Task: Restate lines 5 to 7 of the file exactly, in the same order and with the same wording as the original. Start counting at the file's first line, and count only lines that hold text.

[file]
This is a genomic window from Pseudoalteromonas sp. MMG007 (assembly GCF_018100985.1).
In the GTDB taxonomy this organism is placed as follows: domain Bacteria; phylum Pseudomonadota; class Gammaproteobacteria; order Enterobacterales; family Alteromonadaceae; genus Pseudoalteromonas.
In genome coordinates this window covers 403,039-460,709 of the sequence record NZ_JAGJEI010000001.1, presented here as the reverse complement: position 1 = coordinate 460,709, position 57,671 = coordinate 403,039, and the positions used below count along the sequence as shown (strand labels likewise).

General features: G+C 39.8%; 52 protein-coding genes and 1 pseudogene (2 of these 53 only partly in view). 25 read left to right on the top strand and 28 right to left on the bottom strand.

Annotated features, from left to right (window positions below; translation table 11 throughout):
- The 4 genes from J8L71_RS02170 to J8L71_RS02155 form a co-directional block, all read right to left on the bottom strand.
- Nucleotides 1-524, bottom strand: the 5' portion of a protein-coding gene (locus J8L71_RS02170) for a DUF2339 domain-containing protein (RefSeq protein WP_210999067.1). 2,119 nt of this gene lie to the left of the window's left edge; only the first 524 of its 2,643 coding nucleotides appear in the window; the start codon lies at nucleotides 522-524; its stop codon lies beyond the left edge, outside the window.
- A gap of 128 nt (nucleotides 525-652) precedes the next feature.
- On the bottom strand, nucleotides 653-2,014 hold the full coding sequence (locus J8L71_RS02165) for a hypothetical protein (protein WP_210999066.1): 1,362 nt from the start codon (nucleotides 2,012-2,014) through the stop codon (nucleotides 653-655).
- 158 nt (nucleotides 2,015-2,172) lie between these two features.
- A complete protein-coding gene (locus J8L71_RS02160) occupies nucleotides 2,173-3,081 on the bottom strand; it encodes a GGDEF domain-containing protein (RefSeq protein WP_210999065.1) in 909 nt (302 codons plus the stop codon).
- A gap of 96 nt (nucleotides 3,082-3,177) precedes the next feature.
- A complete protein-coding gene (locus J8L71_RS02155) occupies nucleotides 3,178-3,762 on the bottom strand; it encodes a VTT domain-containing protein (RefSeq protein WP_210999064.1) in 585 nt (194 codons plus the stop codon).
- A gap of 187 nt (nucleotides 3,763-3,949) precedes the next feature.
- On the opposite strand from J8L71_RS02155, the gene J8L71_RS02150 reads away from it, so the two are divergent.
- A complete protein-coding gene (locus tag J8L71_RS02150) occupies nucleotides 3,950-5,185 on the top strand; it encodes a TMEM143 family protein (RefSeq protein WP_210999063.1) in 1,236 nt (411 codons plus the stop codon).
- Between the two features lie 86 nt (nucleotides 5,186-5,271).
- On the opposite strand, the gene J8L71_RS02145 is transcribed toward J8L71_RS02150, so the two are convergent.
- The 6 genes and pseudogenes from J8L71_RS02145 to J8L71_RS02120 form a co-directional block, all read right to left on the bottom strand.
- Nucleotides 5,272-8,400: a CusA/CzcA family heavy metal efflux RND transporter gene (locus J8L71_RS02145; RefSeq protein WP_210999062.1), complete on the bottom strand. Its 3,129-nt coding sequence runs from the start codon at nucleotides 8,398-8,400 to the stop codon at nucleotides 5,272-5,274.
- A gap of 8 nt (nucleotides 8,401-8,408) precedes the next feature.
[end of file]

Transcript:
Annotated features, from left to right (window positions below; translation table 11 throughout):
- The 4 genes from J8L71_RS02170 to J8L71_RS02155 form a co-directional block, all read right to left on the bottom strand.
- Nucleotides 1-524, bottom strand: the 5' portion of a protein-coding gene (locus J8L71_RS02170) for a DUF2339 domain-containing protein (RefSeq protein WP_210999067.1). 2,119 nt of this gene lie to the left of the window's left edge; only the first 524 of its 2,643 coding nucleotides appear in the window; the start codon lies at nucleotides 522-524; its stop codon lies beyond the left edge, outside the window.